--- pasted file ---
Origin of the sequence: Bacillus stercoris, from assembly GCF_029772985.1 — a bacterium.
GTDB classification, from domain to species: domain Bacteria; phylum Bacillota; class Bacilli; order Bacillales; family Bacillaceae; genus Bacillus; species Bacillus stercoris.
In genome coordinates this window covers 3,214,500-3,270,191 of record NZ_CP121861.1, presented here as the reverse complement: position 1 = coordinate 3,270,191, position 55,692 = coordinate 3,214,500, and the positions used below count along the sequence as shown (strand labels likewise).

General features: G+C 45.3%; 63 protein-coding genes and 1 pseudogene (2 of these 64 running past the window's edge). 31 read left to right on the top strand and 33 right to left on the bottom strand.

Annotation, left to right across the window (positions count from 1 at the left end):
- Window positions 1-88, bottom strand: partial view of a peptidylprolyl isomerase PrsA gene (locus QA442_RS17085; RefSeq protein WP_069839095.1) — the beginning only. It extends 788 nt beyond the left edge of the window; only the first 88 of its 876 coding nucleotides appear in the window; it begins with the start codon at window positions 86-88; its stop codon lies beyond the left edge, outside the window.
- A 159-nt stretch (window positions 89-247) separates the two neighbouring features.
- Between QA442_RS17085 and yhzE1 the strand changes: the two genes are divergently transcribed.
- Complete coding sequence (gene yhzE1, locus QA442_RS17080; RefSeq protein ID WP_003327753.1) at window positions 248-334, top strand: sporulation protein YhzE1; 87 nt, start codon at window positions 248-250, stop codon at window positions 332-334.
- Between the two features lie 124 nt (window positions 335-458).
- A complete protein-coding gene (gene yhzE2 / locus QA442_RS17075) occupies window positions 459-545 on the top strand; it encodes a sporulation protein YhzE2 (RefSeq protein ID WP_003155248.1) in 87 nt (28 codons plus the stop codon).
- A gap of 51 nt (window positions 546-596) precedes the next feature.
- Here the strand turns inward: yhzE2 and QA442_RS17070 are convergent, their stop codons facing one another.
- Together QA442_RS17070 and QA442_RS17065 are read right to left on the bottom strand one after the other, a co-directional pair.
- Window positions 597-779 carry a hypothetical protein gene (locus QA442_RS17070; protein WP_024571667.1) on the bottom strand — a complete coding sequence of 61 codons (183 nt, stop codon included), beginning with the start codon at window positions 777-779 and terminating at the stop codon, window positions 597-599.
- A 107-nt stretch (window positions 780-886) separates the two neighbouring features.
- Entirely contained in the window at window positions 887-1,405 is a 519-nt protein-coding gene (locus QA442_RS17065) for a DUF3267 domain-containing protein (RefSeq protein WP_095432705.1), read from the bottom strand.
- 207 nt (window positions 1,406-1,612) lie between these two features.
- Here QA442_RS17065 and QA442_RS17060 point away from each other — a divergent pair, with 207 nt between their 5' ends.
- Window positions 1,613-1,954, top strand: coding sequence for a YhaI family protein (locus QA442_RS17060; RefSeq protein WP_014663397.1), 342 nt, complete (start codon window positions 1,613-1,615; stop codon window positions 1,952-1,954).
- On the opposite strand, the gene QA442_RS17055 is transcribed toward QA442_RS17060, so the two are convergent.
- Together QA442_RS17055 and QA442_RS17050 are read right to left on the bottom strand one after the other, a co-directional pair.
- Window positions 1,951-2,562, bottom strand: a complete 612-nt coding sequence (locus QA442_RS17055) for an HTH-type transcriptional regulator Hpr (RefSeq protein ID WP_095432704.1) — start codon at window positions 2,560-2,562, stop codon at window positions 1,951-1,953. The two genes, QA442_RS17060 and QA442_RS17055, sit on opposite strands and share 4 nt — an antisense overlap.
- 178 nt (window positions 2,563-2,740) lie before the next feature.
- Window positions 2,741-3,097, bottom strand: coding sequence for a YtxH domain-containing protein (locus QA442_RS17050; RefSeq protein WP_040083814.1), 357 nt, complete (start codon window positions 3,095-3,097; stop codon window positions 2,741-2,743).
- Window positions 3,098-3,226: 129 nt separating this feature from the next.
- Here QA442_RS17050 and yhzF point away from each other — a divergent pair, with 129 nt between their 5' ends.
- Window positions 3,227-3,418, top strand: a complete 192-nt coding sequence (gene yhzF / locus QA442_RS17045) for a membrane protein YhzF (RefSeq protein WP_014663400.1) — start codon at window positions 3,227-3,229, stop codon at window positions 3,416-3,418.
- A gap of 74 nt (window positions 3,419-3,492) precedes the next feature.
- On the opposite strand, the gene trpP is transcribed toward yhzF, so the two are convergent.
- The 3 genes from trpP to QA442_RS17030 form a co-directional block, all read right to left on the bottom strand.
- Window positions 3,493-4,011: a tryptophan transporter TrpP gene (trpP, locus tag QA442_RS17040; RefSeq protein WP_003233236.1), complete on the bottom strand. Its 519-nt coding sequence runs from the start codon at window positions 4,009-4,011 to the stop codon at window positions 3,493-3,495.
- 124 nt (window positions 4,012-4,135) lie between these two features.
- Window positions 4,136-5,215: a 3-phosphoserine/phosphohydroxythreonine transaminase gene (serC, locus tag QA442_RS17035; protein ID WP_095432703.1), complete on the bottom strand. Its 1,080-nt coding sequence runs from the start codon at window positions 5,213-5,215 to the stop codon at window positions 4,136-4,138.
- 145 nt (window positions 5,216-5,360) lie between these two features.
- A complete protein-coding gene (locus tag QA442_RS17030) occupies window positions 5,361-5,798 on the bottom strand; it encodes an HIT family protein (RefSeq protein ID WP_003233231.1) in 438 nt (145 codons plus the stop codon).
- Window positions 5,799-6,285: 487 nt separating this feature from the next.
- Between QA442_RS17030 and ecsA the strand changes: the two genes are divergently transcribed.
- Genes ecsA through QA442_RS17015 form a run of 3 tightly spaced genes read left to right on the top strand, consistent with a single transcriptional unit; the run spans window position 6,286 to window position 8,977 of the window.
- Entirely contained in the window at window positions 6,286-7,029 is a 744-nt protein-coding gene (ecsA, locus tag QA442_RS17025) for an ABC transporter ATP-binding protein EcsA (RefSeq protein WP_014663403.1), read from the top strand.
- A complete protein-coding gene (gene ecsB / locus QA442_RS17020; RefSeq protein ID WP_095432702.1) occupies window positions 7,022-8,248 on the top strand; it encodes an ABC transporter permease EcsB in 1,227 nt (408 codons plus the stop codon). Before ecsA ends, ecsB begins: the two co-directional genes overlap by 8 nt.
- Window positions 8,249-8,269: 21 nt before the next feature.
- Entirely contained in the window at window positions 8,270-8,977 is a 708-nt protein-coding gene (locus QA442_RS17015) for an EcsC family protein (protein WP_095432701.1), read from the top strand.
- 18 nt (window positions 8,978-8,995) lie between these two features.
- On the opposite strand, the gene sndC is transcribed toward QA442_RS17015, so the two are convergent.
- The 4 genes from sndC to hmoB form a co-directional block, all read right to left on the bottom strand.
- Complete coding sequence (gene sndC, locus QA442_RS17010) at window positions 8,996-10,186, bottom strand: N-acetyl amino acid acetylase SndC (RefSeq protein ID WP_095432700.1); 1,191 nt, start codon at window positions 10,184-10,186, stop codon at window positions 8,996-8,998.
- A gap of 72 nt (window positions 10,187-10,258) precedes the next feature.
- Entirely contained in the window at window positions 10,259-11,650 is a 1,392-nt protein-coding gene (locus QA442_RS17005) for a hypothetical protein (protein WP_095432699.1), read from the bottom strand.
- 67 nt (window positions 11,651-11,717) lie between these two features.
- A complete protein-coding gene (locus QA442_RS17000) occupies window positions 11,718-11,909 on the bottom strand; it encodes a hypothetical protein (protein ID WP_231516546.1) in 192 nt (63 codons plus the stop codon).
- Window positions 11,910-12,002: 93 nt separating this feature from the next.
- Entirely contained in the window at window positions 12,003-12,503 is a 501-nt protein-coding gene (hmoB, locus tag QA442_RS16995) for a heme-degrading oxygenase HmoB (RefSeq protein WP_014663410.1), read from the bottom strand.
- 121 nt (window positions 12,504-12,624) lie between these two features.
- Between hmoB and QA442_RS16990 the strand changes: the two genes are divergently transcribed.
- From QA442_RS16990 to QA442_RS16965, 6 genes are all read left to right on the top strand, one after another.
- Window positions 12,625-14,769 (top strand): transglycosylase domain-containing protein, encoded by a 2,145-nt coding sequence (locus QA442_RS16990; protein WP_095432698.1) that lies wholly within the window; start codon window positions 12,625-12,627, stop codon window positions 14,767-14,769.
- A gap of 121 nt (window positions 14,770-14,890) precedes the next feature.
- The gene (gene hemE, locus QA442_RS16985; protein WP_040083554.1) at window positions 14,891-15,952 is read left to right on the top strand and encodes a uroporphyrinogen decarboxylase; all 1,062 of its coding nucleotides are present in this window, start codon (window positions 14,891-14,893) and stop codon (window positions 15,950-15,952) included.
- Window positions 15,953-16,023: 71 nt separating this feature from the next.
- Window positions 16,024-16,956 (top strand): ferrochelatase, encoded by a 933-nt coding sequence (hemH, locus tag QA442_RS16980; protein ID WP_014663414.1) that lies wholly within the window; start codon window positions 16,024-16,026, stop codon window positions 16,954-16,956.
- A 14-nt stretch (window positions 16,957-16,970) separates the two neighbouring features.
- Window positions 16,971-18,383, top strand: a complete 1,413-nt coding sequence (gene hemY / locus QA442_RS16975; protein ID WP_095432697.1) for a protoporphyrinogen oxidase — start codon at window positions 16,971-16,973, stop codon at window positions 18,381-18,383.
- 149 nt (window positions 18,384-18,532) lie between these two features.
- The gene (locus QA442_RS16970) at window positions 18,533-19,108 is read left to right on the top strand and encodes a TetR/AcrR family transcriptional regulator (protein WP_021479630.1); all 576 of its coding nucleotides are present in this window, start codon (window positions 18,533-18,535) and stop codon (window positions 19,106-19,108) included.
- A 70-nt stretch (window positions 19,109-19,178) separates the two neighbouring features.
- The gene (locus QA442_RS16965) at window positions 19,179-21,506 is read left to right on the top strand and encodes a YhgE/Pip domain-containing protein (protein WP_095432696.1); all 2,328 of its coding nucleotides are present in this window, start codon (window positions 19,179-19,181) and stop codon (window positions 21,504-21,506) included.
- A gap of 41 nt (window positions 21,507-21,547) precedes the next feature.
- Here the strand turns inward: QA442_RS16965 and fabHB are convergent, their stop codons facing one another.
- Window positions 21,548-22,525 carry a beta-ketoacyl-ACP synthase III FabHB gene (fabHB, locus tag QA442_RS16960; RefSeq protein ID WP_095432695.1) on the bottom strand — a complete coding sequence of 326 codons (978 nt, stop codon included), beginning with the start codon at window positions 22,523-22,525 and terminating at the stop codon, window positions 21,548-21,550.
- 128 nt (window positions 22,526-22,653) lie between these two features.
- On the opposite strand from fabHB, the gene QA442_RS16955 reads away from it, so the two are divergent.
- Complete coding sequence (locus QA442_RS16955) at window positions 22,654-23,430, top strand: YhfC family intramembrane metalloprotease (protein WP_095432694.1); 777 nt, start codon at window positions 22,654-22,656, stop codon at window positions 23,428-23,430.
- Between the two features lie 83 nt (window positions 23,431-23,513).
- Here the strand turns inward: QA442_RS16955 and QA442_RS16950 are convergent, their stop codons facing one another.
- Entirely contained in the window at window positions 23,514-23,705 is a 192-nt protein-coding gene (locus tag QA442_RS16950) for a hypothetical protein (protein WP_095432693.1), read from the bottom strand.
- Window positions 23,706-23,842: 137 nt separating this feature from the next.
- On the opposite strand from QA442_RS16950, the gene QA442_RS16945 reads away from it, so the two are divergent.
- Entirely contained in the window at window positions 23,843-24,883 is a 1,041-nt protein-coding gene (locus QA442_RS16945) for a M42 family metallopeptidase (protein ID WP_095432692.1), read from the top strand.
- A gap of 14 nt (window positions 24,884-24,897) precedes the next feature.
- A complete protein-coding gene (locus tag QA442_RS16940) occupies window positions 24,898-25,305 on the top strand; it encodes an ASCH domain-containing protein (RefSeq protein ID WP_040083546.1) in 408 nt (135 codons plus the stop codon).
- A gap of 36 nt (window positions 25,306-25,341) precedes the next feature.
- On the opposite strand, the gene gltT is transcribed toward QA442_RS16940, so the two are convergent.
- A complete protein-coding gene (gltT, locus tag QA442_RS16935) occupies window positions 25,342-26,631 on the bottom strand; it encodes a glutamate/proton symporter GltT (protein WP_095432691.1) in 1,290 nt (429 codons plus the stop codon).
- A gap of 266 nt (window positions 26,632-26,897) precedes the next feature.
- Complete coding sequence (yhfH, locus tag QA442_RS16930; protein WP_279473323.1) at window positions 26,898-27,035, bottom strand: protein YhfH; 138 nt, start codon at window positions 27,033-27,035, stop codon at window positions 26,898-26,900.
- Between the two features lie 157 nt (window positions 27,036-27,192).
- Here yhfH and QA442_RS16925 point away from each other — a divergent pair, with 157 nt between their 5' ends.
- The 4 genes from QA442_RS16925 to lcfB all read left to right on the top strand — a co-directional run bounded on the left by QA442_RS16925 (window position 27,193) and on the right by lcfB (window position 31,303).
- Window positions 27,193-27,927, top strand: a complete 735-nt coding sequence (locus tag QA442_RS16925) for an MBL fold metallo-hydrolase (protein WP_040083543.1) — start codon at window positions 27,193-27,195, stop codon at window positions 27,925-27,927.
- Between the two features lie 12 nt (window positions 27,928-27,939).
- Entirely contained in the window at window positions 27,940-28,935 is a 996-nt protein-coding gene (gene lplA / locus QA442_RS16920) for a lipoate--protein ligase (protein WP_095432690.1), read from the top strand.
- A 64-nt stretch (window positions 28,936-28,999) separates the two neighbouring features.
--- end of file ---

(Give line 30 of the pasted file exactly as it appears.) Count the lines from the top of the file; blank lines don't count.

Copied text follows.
- On the opposite strand, the gene trpP is transcribed toward yhzF, so the two are convergent.